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Making a budget

The theory of speech acts, as put forward by John Searle (who elaborates on the ground-breaking work that was done by J.L. Austin), has a number of elementary tenets. Without claiming to be exhaustive, I am listing some of them here.

  • all utterances in human language can be considered as an act, more specifically: a speech act – utterances do something
  • there are exactly 5 types of speech acts, and every utterance can be classified essentially as one of these:
    • assertives – stating that something is the case in reality; claims
    • directives – telling someone else that she/he must do something; orders
    • commissives – committing to undertake some future action; promises
    • expressives – stating some internal emotion or feeling; self-expressions
    • declaratives – creating a “status function” by attributing some property to anything that it does not of itself have; declarations

All speech acts carry some deontology, that is: all speech acts imply one or more obligations by the participants in the speech acts (albeit impliciet, but they can always be made expiciet).
For instance, with assertions/claims the implied obligation is for the speaker: he/she can be held to prove that the claim is actually true.
And directives/orders imply that the person who has been ordered to do something, has an obligation to do it.
Likewise, commissives/promises imply that the person making the promise, has an obligation to fufill it – the difference with orders being to whom the obligation pertains. In the case of orders it is someone else telling me what to do, but in the case of promises it is me who is putting the obligation onto myself – you are binding yourself to some future action when uttering a commissive / promise.
Expressives/self-expressions are like assertives in that they assume a ‘truth condition’ – that is, if you say you are sorry but you really are not, then you are a liar. You can be held to prove the truth of your self-expression.  Although the complexities in doing so are different from proving ‘assertions’ about the outside world, these truth conditions are no less valid.
Finally, declaratives typically bring multiple obligations into play. If the Steering Committee members decide that “we hereby approve this to be the project budget”, that creates the obligation for them to supply the money and for me as a project manager to manage spending within the limits and categories as laid down in that budget. And not only obligations, but also entitlements, authorizations and rights – and all of these can also be negative (incompatibilities, forbiddings).
But declaratives as speech acts are also special, they’re in a league of their own. One essential thing about declaratives is that they bring about a new, social, fact – they do so by assigning a function to something that it did not of itself already have. Look at the project budget example above: before being approved by the Steering Committee, the spreadsheet or other document was merely a proposal – not more and not less. As a proposal, it may have put some obligation upon its maker (e.g. that it conforms to the standard template that is being used in that organisation, and that the numbers in that proposal are reasonable and defendable according to some generally accepted estimating guidelines etc.), but it was not an approved budget and therefore did not bring the obligations that it assumed after having been approved by the Steering Committee.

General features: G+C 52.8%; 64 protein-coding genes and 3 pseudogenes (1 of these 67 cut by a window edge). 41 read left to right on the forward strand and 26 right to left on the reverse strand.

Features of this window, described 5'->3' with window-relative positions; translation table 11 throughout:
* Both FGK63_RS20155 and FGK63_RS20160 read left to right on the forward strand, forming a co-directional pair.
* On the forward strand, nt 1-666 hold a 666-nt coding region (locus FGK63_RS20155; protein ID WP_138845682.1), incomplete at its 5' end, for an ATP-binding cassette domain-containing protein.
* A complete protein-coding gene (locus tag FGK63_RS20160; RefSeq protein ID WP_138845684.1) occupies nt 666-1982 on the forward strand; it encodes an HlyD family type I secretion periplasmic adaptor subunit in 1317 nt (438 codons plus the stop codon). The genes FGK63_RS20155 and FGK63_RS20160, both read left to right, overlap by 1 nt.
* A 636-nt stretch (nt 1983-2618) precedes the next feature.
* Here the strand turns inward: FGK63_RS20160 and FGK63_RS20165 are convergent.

The transition from proposal to approved budget has taken place through a declaration – the SteerCo approval. This approval has created a new social fact: the approved budget, with all the obligations that typically go with it. Being an approved budget was not a function that the document or spreadsheet or whatever form it took, would have had by virtue of its physical existence. Being an approved budget is a status function that was bestowed on it through a type of speech act, more specifically: a declaration. The paper document is only the carrier object, and if we accept the status function (that is: if we accept this document as the approved project budget, and don’t dismiss it as ‘just another piece of paper’) then the declaration starts exerting real power: we have then assumed a very real obligation to keep to the budget, and this will guide many of our behaviours for the duration of that project.

Declarations are extremely powerful – according to John Searle, all social facts are actually created and maintained through declarations. To be sure, all things in project management are social facts – a planning, a team, a budget, a specification, a goal, a test, a quality report, a conflict and an evaluation session: they are all social facts, they have no existence as such when not perceived / experienced / named as such by conscious human beings. Unlike mountains, that keep on existing if all humanity would go extinct, social facts need human support to exist at all. The paper document that my budget is printed on might go on existing for a few centuries after we all have been killed by a pandemic, but then it would be reduced to its physical substrate, a piece of paper. Without humans to bestow and accept the status function of being a budget, the piece of paper could not be a budget. Just as an aside, this also may shed some interesting light on project management across cultural borders. It will be hard to apply budgetary discipline in a country where the concept of a budget is not known – the people in that culture would not understand the obligations that come with the declaration “we hereby accept this proposal as the project budget”.